President Muhammadu Buhari will be working with a six-item guiding template to deliver the “change” promised by his party, All Progressives Congress, if the recommendations of the Ahmed Joda led Transition Committee becomes reality.
In the Report of the “Transition Committee on Governance” exclusively obtained by PREMIUM TIMES, six key initiatives were recommended for Mr. Buhari to entrench the culture of good governance in Nigeria and revive the country’s ailing status in the comity of nations.
In the Joda Committee report, the recommended good governance initiatives include: Reform the Public Sector; Reform the Electoral Process; Reform the Police Service; Amend the Constitution; Reform the Judiciary; and Re-professionalize the military.
The six initiatives are to be hinged on anti-corruption posture by the leaderships of the three arms of government; transparency and accountability; feedbacks and results assessment mechanism; reform and strengthening of public processes and institutions.
Defining corruption as “violation of established rules for personal gain and profit”, the report highlights major issues that typify Nigeria’s public system.
These issues include non-availability of NNPC Audited Account since 2009; poor and opaque records on oil production, sales and remittance; increased corruption through waivers and exemption of taxes, duties, etc; corruption in foreign aid and grants receipts and utilization; corruption in the aviation sector; corruption in workers’ pension management; and non disclosure of the Financial Statement of Government.
As quick wins, it recommends recovery of stolen funds as well as forfeiture of proceeds of corruption; public declaration of assets; reform of the process of granting waiver and tax exemption; and speedy prosecution of pending corruption cases.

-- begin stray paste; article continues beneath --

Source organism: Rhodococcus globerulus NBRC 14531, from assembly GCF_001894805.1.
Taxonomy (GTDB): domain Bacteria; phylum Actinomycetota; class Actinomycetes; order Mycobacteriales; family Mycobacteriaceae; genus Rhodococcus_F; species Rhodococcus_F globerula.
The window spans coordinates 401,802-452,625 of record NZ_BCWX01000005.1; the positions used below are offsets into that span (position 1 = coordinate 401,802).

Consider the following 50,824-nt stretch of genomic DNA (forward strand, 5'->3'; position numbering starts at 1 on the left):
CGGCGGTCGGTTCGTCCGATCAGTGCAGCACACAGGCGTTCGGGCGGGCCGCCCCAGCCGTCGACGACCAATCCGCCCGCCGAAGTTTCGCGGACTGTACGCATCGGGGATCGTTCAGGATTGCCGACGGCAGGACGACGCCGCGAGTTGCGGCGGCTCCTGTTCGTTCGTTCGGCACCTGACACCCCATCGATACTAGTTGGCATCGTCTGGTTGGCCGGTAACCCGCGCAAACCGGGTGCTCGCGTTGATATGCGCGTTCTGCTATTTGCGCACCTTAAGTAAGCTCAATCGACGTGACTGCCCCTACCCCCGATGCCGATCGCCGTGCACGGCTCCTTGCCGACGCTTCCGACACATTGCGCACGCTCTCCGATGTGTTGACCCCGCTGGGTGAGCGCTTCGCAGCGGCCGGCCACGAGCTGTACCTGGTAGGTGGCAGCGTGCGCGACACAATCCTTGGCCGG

On the medium and long term solutions, the Joda report recommends 10 policy options including, passage of the Petroleum Industry Bill; review and implementation of the NEITI recommendations; ensuring transparency and credibility in the sale of oil blocks; installing and enforcing value-for-money tracking system for donor receipts; amending outdated legislation for public sector financial management; full implementation of International public Service Accounting System; review of the Power Sector regulations; effectively tracking of pension investments and ensuring full implementation of the Pension Reform Act 2014; setting up a single treasury account; and maximizing all revenue sources and block all leakages.
Further, the report advises Mr. Buhari to undertake a review of operations and structures of the Central Bank of Nigeria, Nigeria National Petroleum Corporation, Assets Management Corporation of Nigeria and Federal Inland Revenue Service.
The committee lamented the non-functioning and underperformance of existing refineries, leading to importation of fuel, which gives rise to subsidy scams and oil theft.
It, therefore, asked that refineries be revamped to operate at full capacity and for creation of an enabling environment for new refineries, as medium and long term recommendations.
Apparently against the background of executive abuse that characterised removal of heads of public institutions, for instance Nuhu Ribadu and Sanusi Lamido who were removed as EFCC and CBN bosses after they fell out late Umar Yar’Adua and Goodluck Jonathan respectively, the Committee recommends legislative check on the power of the President to remove or appoint heads of certain bodies, including Independent National Electoral Commission, CBN and the Police Force.
According to the report, problems of weak governance, bureaucratic bottlenecks, low professional standards, graft and inefficiency, low productivity, redundancy and over-bloated staff structure, and inadequate information on the number of institutions as well as the staff strength characterise the public service.
The Joda report recommended that Mr. Buhari defines “a vision for the public service in collaboration with stakeholders and set clearly defined Goals and Targets for Public Officers and consequences for non-implementation.”
Other recommendations are implementation of a merit based performance management system, recruitment and deployment process; and revisiting the report and white paper of the Presidential committee on Rationalisation and Restructuring of Federal Government parastatals, commissions and agencies headed by Steve Oronsaye, as well as the full implementation of the Integrated Payroll and Personnel Information System.